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After the Chlamydia is eliminated, the T cells remain in the mucosa with memory of the infection preserved.
In case of a new infection these cells will promptly respond, shortening the duration of subsequent infections.
Reports suggesting that genital Chlamydia infection may predispose to HIV-related AIDS and human Papilloma virus-associated cervical dysplasia have heightened these concerns.
Presence of Chlamydia trachomatis is independently associated with increased cervical cancer risk.
It is also suspected that Chlamydia can develop immune-pathogenic Chlamydia antigens.
The outer membrane protein (OMP2) of several Chlamydia trachomatis serovars, Chlamydia pneumoniae and Chlamydia psittaci capable of inducing autoimmune inflammation and are suspected to be responsible for the pathogenesis of Chlamydia-associated inflammatory and autoimmune-like diseases.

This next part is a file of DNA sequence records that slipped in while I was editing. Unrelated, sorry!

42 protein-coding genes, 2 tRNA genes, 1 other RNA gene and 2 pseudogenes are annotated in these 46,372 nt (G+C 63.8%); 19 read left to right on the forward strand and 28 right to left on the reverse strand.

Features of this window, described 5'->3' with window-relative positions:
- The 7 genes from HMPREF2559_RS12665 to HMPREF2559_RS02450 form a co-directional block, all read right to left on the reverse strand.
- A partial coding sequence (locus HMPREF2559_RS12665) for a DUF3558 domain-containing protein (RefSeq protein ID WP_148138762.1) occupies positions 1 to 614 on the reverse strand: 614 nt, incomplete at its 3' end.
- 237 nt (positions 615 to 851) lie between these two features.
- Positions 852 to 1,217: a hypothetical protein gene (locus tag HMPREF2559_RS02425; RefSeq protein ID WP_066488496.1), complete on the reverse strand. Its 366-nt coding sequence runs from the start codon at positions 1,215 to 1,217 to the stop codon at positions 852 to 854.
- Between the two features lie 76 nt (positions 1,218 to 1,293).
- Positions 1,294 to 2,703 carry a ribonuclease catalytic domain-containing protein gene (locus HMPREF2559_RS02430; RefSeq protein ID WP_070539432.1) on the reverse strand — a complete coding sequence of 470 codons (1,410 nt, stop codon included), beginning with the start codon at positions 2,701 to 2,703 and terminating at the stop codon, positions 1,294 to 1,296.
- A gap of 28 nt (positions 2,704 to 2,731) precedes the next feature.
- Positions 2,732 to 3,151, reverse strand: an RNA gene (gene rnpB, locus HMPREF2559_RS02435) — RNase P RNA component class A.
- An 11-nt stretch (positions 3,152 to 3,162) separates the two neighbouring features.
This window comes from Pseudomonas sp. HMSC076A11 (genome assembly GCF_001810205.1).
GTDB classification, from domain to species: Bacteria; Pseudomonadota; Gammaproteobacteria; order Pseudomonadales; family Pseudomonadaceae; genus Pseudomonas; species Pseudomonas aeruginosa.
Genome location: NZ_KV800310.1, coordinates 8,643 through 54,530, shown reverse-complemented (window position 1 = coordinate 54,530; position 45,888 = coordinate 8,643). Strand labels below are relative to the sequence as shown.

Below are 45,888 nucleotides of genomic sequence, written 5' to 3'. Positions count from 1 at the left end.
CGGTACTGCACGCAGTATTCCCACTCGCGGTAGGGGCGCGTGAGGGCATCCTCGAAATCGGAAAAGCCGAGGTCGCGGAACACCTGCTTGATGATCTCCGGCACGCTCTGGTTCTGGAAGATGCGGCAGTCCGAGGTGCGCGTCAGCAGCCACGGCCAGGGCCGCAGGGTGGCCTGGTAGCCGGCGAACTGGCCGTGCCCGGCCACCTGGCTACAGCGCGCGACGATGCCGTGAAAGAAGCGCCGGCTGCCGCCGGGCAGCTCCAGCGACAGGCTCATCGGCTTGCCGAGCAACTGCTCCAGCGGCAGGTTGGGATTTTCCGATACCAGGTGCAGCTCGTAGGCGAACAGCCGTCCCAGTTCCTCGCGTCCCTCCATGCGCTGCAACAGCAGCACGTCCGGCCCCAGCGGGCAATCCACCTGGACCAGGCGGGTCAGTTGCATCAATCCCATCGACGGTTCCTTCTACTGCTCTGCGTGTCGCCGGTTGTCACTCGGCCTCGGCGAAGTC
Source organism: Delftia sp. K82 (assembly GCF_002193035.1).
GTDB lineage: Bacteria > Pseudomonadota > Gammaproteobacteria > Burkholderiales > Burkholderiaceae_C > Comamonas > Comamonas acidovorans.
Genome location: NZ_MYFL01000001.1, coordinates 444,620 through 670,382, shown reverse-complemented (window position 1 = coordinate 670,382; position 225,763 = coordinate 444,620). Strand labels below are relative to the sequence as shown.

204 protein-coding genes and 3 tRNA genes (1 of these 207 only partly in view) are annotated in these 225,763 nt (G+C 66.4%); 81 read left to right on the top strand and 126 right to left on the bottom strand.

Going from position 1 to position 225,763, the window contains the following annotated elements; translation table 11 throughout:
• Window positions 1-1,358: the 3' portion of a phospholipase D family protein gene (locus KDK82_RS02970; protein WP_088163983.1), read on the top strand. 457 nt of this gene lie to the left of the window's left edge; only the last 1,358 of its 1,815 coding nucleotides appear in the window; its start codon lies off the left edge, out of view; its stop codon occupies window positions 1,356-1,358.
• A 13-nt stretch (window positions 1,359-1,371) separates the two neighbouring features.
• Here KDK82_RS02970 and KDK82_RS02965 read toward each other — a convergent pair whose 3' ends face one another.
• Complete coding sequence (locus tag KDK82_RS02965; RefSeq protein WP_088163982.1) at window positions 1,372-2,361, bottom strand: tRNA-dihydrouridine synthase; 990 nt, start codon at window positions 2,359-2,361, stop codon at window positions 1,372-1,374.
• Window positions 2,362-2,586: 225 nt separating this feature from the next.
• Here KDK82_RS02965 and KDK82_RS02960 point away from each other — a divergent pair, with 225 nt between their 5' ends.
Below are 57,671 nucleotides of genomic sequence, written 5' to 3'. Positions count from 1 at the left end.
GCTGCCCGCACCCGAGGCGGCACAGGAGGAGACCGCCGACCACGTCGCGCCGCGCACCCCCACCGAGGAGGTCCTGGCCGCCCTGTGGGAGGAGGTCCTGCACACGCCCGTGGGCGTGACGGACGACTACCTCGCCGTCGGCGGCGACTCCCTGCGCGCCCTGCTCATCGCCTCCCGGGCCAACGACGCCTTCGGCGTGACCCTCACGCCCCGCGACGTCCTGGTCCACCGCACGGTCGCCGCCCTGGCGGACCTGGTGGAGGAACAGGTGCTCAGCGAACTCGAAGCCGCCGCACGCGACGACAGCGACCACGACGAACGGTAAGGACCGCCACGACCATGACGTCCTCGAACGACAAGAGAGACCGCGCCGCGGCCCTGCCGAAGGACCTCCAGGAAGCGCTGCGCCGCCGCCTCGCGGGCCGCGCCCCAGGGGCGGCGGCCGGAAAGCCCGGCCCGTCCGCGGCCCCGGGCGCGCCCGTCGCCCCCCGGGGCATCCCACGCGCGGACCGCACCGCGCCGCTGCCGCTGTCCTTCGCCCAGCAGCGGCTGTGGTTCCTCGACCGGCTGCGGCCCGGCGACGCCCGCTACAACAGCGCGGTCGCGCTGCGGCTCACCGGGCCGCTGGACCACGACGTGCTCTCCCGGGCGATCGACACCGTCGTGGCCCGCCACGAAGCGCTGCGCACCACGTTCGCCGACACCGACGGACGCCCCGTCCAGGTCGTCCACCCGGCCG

While the lower compartment can harbor asymptomatic Chlamydia infection for years, the upper compartment will respond to Chlamydia infection with a wide-ranging alteration in reproductive performance, hormonal changes and immunological reactions.
The reproduction of the organism is obligate intracellular, relying on the host’s cell components for nourishment. Serovars allow organisms to be classified at the sub-species level.
They show Gram negative staining in histological specimens. Ocular infection is caused by the distinct serovar of Chlamydia trachomatis that causes Trachoma (the most common preventable blinding tropical disease).
Additional infections with different serovars, the role of stress, age of the individual at the time of infection and many other factors are postulated but the details are unclear.
Unfortunately, recently it became clear that Chlamydia could develop immune evasive mechanisms and produce immune-pathogenic Chlamydia antigens.